The indigenous-led initiative would defend critical salmon habitat from saltwater to headwaters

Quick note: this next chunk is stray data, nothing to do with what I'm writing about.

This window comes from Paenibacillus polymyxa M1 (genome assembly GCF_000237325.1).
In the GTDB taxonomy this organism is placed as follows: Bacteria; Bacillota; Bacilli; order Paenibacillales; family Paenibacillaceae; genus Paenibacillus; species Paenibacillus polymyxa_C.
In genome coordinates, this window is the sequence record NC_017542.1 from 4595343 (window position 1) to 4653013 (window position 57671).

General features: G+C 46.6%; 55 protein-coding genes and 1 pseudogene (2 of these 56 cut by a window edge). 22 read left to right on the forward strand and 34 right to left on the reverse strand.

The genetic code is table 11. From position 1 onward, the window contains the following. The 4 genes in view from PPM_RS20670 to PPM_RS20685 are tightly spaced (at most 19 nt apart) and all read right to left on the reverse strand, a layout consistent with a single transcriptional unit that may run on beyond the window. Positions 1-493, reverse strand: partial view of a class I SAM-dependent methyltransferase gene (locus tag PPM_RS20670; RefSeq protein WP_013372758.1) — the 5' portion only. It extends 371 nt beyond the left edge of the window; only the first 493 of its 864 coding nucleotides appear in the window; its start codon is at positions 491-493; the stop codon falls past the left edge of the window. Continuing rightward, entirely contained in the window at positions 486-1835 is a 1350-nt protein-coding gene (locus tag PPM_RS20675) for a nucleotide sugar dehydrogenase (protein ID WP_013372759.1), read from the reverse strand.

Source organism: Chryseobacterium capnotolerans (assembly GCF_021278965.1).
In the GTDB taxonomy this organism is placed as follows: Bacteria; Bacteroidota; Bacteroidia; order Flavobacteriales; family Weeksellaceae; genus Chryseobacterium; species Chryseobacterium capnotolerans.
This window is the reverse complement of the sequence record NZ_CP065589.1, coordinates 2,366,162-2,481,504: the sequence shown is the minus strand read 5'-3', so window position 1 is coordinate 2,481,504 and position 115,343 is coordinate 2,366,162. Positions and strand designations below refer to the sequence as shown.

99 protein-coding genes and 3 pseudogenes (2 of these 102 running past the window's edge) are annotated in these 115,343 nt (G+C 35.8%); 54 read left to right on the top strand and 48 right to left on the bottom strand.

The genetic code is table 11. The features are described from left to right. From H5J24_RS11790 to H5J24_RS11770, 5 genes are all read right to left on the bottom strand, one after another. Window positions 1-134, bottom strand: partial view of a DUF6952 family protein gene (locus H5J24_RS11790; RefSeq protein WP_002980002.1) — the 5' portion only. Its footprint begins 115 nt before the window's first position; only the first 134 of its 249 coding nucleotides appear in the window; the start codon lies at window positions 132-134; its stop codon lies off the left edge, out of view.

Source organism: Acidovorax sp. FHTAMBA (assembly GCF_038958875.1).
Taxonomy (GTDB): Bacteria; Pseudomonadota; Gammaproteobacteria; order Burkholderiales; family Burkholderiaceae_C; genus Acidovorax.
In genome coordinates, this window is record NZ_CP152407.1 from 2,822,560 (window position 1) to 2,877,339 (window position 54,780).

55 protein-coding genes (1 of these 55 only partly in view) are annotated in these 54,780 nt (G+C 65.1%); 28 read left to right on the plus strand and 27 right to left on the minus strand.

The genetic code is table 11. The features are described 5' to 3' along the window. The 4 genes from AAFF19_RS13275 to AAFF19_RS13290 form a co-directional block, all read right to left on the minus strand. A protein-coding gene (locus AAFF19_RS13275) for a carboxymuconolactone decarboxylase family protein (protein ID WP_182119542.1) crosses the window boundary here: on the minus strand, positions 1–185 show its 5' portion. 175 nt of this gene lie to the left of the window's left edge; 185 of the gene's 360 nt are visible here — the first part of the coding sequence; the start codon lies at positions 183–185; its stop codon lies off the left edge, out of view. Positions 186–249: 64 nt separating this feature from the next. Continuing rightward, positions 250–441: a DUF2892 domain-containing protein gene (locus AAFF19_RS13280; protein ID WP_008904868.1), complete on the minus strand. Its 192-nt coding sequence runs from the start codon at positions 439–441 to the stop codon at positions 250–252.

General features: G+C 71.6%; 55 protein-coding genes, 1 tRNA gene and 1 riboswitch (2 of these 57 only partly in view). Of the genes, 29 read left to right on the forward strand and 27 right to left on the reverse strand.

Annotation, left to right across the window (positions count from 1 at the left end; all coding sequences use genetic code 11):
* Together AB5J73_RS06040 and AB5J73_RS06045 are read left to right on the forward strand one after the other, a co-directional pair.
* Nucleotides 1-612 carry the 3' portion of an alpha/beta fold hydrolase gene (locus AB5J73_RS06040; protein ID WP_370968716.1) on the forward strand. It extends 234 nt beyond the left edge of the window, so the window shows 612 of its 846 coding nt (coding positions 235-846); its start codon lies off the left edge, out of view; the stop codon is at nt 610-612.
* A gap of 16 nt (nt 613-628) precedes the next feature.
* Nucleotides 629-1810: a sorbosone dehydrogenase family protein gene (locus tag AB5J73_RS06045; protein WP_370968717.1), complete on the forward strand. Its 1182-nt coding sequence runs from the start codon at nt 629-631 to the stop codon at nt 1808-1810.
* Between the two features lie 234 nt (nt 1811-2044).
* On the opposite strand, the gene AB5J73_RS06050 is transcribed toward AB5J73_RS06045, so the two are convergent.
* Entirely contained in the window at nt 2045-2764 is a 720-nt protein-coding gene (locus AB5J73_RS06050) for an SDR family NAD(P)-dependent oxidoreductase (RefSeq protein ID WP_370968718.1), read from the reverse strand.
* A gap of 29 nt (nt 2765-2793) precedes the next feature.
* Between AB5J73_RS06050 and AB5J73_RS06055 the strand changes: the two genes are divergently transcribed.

Lummi Nation, WA, June 9, 2023. Leaders from hundreds of Alaska Tribes and First Nations from British Columbia came together at the 4th Annual Indigenous Leaders Summit held in Lummi Nation, hosted by Southeast Alaska Indigenous Transboundary Commission (SEITC) to resolve issues threatening salmon, territories, and ways of life. “Our people no longer have salmon running in our streams. Salmon only live in our stories. I wanted to come here to share that with the leaders; to show them where everyone is heading if we don’t help each other,” said the summit’s youth representative Violet Gatensby from Carcross, Yukon. On both sides of the US-Canada border, pacific salmon face habitat loss and degradation of critical waterways. Joining forces, First Nations and Tribes declared state of emergency for salmon and talks began of strong allegiance in the form of an international indigenous organization. The initiative would focus on defending critical salmon habitat from saltwater to the headwaters of major salmon-producing rivers. “Western science brought us into this mess in the first place. To address this, we have the moral authority to provide leadership, we are the ones to lead,” stated Frank Brown, Hereditary Chief of the Heiltsuk Nation. “We can no longer keep holding yearly meetings without actively working to resolve these issues in between. None of us think salmon has a moment to spare,” Christie Jamieson, SEITC Assistant Executive Director said. SEITC is a consortium of 15 Tsimshian, Tlingit and Haida Nations upholding their sovereign rights to steward traditional lands, waterways, and sacred sites. SEITC is seeking recognition as Indigenous peoples of Canada for its member Tribes to be able to steward the vital transboundary salmon rivers, now subject to major mining development occurring in British Columbian headwaters.